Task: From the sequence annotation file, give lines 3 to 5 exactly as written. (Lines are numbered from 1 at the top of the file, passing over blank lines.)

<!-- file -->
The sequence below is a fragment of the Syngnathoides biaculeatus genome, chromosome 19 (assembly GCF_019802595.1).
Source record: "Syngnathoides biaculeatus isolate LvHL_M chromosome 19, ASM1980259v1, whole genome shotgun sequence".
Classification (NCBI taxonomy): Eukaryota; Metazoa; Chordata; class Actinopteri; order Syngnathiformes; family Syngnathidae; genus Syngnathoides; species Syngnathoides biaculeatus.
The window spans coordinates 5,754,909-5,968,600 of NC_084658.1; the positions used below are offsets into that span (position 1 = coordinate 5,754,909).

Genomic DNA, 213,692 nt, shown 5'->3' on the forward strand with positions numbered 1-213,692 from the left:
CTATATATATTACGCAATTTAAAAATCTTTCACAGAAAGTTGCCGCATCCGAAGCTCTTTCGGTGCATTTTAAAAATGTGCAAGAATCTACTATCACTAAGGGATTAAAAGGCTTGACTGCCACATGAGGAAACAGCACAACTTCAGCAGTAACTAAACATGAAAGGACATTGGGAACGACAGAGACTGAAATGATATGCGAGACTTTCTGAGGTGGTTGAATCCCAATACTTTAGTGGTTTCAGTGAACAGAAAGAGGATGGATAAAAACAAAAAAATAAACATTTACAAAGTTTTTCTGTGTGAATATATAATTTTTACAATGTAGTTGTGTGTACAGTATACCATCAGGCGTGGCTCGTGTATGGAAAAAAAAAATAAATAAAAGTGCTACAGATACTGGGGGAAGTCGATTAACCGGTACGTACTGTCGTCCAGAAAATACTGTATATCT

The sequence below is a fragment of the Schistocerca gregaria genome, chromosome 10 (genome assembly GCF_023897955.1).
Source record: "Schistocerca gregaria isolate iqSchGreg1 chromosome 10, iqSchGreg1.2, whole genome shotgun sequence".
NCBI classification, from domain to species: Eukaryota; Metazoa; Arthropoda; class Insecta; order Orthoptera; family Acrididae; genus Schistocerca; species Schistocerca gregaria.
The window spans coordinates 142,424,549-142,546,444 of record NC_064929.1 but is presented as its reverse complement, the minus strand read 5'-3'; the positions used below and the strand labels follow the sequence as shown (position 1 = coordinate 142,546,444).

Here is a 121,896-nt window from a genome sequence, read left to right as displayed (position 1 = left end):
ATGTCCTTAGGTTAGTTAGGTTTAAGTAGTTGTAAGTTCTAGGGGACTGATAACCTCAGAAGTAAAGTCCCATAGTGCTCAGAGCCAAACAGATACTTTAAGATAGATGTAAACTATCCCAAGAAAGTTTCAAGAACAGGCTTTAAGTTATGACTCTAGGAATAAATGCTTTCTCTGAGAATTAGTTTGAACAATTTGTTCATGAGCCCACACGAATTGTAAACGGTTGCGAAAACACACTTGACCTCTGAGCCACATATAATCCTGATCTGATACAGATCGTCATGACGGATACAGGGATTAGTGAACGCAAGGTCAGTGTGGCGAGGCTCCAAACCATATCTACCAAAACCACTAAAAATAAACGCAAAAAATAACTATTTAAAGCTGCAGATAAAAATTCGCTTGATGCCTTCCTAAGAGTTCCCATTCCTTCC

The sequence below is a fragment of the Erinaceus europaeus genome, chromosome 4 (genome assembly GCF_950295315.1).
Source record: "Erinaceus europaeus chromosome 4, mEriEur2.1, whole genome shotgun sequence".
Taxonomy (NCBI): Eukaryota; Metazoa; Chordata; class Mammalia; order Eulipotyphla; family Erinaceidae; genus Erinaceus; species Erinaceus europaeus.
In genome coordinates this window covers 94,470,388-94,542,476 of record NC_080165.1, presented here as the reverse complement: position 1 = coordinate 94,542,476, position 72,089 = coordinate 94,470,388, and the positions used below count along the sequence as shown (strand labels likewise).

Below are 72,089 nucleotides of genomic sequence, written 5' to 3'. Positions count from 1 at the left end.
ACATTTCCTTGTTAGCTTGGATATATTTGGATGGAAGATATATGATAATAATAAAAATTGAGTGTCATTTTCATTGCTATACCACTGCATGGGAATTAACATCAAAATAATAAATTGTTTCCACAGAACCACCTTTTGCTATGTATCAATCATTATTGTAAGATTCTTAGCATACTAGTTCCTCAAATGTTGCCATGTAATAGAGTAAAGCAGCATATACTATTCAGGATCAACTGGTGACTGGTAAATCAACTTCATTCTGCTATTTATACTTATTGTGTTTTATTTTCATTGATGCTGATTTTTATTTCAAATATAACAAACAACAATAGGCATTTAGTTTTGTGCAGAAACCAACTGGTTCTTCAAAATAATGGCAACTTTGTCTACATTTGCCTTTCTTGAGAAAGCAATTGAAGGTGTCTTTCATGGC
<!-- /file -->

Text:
Classification (NCBI taxonomy): Eukaryota; Metazoa; Chordata; class Actinopteri; order Syngnathiformes; family Syngnathidae; genus Syngnathoides; species Syngnathoides biaculeatus.
The window spans coordinates 5,754,909-5,968,600 of NC_084658.1; the positions used below are offsets into that span (position 1 = coordinate 5,754,909).

Genomic DNA, 213,692 nt, shown 5'->3' on the forward strand with positions numbered 1-213,692 from the left: